“I’m Not Listening”: Kenyan Whiteness

Kenyan whiteness is righteous rightness. Hyper-corrective toward non-whites, hyper-aware of its privileged status, hyper-willing to exercise its privilege and whip the natives into place.

A blustering white man yelled obscenities at my cab guy. When I subsequently confronted the blusterer—it’s that kind of day—he insisted: “he broke the law,” and repeated several times, “I’m not listening.” This in the banking hall of the Barclays Premier at Westgate—I don’t bank there, but I followed him inside to stage this confrontation.

“I’m not listening.”

It’s a curiously infantile statement coming from a middle-aged man—I place him in his mid-to-late 50s. Given this morning’s post on listening, I was struck by the phrase.

Q.E.D.

I try not to write when I am upset—irritation is a different thing. And, certainly, I try not to write when I am shaking with rage—at a whiteness that non-white Kenyans have allowed, even encouraged, to flourish; at a whiteness that need never question its rightness; at a whiteness that believes it is appropriate to belittle and demean non-white Kenyans, acting as though it need not take responsibility for its actions.

“I am not listening.”

What is it to insist on not listening as a foundation for Kenyan whiteness? How does Kenyan whiteness become a practice of not listening to non-whites? How might it be understood as an insistence on not listening?

Foundation. Practice. Insistence.

It is, perhaps, too simple to say that Kenya remains deeply segregated—class provides some opportunities for interaction, but not enough to matter. An inherited colonial whiteness has been buttressed by a multi-national and NGO whiteness. I use the singular, perhaps wrongly, to suggest that whiteness has clustered or, to use a metaphor I adore, agglutinated into a one-ness anchored by its relationship to non-whiteness.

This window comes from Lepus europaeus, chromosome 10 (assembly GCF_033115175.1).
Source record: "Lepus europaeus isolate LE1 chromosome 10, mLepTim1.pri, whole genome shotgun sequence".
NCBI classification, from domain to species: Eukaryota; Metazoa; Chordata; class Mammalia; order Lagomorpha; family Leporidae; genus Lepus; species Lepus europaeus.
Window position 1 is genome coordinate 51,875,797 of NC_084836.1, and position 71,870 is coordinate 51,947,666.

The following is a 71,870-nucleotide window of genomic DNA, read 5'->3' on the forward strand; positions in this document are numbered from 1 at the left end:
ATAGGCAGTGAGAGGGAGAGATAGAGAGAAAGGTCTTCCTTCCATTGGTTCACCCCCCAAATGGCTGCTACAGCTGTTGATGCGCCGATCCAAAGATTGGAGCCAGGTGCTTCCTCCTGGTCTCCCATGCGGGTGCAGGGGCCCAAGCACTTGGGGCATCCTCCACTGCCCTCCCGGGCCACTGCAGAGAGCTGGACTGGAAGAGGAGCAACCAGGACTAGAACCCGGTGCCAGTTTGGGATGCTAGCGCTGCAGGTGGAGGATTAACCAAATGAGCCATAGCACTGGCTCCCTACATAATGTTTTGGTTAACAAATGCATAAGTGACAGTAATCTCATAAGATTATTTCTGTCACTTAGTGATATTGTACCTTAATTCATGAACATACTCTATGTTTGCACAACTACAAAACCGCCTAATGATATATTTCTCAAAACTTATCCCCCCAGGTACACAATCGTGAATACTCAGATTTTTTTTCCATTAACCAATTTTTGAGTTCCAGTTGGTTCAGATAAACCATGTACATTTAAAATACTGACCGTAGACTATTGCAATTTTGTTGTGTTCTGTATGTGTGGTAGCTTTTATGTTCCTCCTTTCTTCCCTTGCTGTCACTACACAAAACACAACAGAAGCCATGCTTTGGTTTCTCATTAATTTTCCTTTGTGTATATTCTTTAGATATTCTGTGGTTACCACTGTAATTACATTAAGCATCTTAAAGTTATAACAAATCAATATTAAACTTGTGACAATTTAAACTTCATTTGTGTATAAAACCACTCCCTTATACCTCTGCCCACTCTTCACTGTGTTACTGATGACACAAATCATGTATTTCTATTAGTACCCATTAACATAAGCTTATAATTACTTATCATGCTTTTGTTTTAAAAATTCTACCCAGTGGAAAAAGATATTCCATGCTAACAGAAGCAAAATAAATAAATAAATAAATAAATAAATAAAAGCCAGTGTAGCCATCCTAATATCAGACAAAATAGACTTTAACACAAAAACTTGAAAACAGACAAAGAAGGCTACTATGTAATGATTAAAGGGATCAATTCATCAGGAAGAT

Colonial Kenyan descendants, Europeans, North Americans, and Southern Africans clump together into something insular that can be incredibly ugly.

I am angry. Consequently, I am overstating my case. I know this. Yet, the case I am making about contemporary Kenyan whiteness is rarely made in public because money is at stake; rarely made consistently, allowing Kenyan newspapers to continue publishing racist screeds about “African inferiority”; rarely made into a cause for action because, again, money is at stake.

The too-swift overlapping transitions from majority white colonial governance to majority white tourism to majority white multi-national and NGO administrators have consolidated into something that cannot be critiqued. Something that simply does not listen.

Words may have replaced whips and, with the exception of Delamere’s descendants, whites in Kenya no longer shoot non-white Kenyans for sport. But it feels as though a whole bunch of white folk are running around, pointing guns at non-whites, and screaming, “BANG, BANG! You’re DEAD!”

11 thoughts on ““I’m Not Listening”: Kenyan Whiteness

  1. I’m not listening

    That might be exactly what Hilary Clinton said to African LGBTI a few days ago.

    I was yesterday just reading (again) about the shootings and consequent miscarriage of justice in that case involving Lord Delamere incarnate. That’s a real low moment, especially as the farce that is Jamhuri day comes up.

    My own anger branches off into two. I’m angry at this sort of whiteness; and angry at our own—often too willing—Uncle Toming. I see now what Steve Biko meant when he said:

    the greatest weapon of the oppressor is the mind of the oppressed.

    Even though the terms “oppressor” and “oppressed” might not exactly apply currently to Kenya as they did apartheid in SA.

    On a very loosely related note: I remember once reading somewhere about how when the British tried to stop female circumcision (NGO folks are railing I just called it circumcision!) among the Maasai—I think it was the Maasai—that the practice then became attached to the anti-colonial struggle.

    I’m thinking back to Hilary Clinton’s “I’m not listening” and how the African response had sounded very anti-imperialist. I guess I’m thinking of how homophobia thus becomes attached to the anti-imperial need to assert our “independence” against another whiteness that also refuses to listen.

  2. I know exactly how you feel… witnessing this white Kenyans’ smugness on a daily basis and wondering what exactly you can do.. aside from following them to the banking hall and confronting them, at which point they will not listen anyway!

    We have a long way to go with racial integration in Kenya. The thing is, noone talks about it, and the status quo remains.